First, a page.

Few eighteenth- or early-nineteenth-century women writers are represented in the Manuscript Division's holdings. One exception
is historian, poet, and playwright Mercy Otis Warren (1728-1814) [catalog record], whose pioneering account of the History of the Rise, Progress, and Termination of the American Revolution (1805) may be read in the original longhand draft (7 volumes; 1801-05) held by the division.
Nineteenth-century novelist Constance Cary Harrison (1843-1920), the wife of Jefferson Davis's private secretary, wrote satires
about southern and New York society. Her papers, part of the Burton Norvell Harrison Family collection (18,600 items; 1812-1926; bulk 1913-21) [catalog record], contain diaries, manuscripts of writings—including her autobiography Recollections Grave and Gay (1911) —and correspondence with Varina Howell Davis, Lady Fairfax, Minnie Maddern Fiske, Louise Chandler Moulton, and others.
Popular novelist Emma Dorothy Eliza Nevitte [E.D.E.N.] Southworth (1819-1899) [catalog record], whose books are replete with tales of abandoned and mistreated women, is represented by a small collection of papers (500
items; 1870-1918; bulk 1890-99) consisting principally of letters she wrote to her daughter, Charlotte Southworth Lawrence,
during the last decade of her life.
Among the division's twentieth-century literary holdings are the papers of prolific novelist Gertrude Franklin Horn Atherton (1857-1948) [catalog record], consisting of correspondence and manuscripts (35 items; 1889-1943) of her books The Jealous Gods (1928), Golden Peacock (1936), and The Horn of Life (1942).
The papers of Peter Marshall, a Presbyterian clergyman and Senate chaplain (10,000 items; 1933-61) [catalog record], contain the writings of his wife Catherine Marshall (1914-1983), including her most famous book, A Man Called Peter (1951), which was turned into a motion picture.
Shirley Jackson (1919-1965) [catalog record] , a writer whose short stories frequently focused on witchcraft, the occult, and abnormal psychology, is perhaps best known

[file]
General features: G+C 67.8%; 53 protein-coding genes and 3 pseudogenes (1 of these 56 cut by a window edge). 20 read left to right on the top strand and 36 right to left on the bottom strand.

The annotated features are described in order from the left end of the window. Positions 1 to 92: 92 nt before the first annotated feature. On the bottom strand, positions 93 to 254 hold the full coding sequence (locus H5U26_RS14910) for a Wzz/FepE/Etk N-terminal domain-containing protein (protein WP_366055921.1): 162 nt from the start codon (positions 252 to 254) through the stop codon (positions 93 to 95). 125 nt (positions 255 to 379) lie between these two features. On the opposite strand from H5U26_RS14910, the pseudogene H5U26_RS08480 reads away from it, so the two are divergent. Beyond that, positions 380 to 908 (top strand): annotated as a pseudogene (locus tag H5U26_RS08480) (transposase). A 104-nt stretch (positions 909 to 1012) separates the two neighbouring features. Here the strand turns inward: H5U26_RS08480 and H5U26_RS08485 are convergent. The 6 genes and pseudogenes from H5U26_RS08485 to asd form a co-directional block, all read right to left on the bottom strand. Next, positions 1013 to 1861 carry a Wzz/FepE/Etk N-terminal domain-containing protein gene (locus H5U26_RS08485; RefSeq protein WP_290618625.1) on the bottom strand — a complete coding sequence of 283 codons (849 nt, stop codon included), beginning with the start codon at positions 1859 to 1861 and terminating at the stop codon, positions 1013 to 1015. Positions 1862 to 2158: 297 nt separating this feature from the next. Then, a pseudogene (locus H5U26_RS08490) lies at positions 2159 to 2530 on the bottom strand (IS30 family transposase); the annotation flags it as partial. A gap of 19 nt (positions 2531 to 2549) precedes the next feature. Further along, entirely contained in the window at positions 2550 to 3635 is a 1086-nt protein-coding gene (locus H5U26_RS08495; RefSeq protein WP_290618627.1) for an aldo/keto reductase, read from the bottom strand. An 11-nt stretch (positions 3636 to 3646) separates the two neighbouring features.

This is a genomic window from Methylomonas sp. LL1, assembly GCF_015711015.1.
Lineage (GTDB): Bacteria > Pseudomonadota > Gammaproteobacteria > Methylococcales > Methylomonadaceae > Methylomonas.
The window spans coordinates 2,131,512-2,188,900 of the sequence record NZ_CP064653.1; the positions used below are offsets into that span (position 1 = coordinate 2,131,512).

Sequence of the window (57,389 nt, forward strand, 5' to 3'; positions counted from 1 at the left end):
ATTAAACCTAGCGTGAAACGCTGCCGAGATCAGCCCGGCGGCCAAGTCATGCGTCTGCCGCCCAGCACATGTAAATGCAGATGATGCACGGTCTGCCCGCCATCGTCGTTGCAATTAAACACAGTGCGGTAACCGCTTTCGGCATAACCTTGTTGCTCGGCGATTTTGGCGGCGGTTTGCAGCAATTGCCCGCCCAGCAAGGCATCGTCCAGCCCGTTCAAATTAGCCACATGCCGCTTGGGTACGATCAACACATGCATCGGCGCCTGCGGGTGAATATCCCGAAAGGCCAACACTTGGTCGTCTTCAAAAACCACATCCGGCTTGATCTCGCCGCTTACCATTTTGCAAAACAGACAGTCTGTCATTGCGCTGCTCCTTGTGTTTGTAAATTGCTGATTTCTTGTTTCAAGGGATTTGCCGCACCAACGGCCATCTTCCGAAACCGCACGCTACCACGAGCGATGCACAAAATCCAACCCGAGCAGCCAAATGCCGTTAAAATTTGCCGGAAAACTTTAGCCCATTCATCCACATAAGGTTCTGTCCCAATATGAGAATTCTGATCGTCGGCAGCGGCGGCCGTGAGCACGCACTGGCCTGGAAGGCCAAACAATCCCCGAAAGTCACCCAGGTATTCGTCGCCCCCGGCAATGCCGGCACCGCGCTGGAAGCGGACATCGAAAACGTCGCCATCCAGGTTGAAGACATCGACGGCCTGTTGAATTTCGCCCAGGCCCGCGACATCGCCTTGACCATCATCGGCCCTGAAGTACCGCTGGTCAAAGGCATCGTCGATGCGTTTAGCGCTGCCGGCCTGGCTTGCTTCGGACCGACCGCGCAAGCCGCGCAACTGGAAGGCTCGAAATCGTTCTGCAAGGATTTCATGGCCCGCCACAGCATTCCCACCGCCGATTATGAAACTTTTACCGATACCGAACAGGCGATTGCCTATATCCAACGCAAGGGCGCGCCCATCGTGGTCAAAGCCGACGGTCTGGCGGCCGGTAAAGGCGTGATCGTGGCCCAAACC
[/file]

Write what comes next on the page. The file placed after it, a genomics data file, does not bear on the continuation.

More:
for a macabre story about a community's yearly ritual of selecting a person to be brutally stoned to death. Drafts of “The
Lottery” are among Jackson's papers (7,400 items; 1932-70), which also contain diaries, letters, and files on the vaguely
autobiographical works Life among the Savages (1953) and Raising Demons (1957), in which she presents a humorous albeit strange account of raising children, cleaning house, and cooking meals in
a disordered suburban environment. Other Jackson items are in the papers of her husband, literary critic and
educator Stanley Edgar Hyman (14,000 items; 1932-78) [catalog record].
Few American women novelists have generated as much controversy as Russian expatriate Ayn Rand (1905-1982) [catalog record], proponent of “objectivism,” a philosophy that embraced “rational self-interest” and rejected altruism, religion, and
communism as “incompatible with a free society.” Drafts of four novels—We the Living (1936), Anthem (1938), The Fountainhead (1943), and Atlas Shrugged (1957)—together with a small amount of material pertaining to Rand's newsletter (150 items; 1933-76; bulk 1933-59) form the
nucleus of her papers.
Small collections also exist for women novelists Marcia Davenport (4,000 items; 1932-70), Margaret Landon (6 items; 1944), Anne Morrow Lindbergh (25 items; 1943), and Elizabeth Madox Roberts (500 items; 1920-40).
Collections of male novelists are also rich sources of information for women's historians.
Women writers Gertrude Atherton, Sarah Orne Jewett, and Edith Wharton corresponded with western novelist Owen Wister, whose papers (26,130 items; 1829-1966) [catalog record] also include those of his grandmother, actress Fanny Kemble (1809-1893); his mother, author Sarah Butler Wister (1835-1908),
who wrote Worthy Women of Our First Century(1877); and his wife, civic reformer Mary Channing Wister(1869-1913).
Leading women writers are also represented in the papers of crime fiction novelist and screenwriter James M. Cain (30,000 items; 1901-78; bulk 1925-78) [catalog record]. In addition, Cain's papers contain letters of his wives, including his third wife, silent-screen movie star Aileen Pringle
(1895-1989), and his fourth wife, opera singer Florence Macbeth Cain (1891-1966).
Among the male novelists who worked for the Federal Writers Project was the future National Book Award-winner Ralph Ellison, author of the now-classic Invisible Man (1952), whose personal papers (46,100 items; 1890-1996; bulk 1933-90) [catalog record] are held by the Library. They include the papers of his wife, Fanny McConnell Ellison (b. 1912), pertaining to her work
for the American Medical Center for Burma and her contributions as one of the founders of the Negro People's Theatre in Chicago.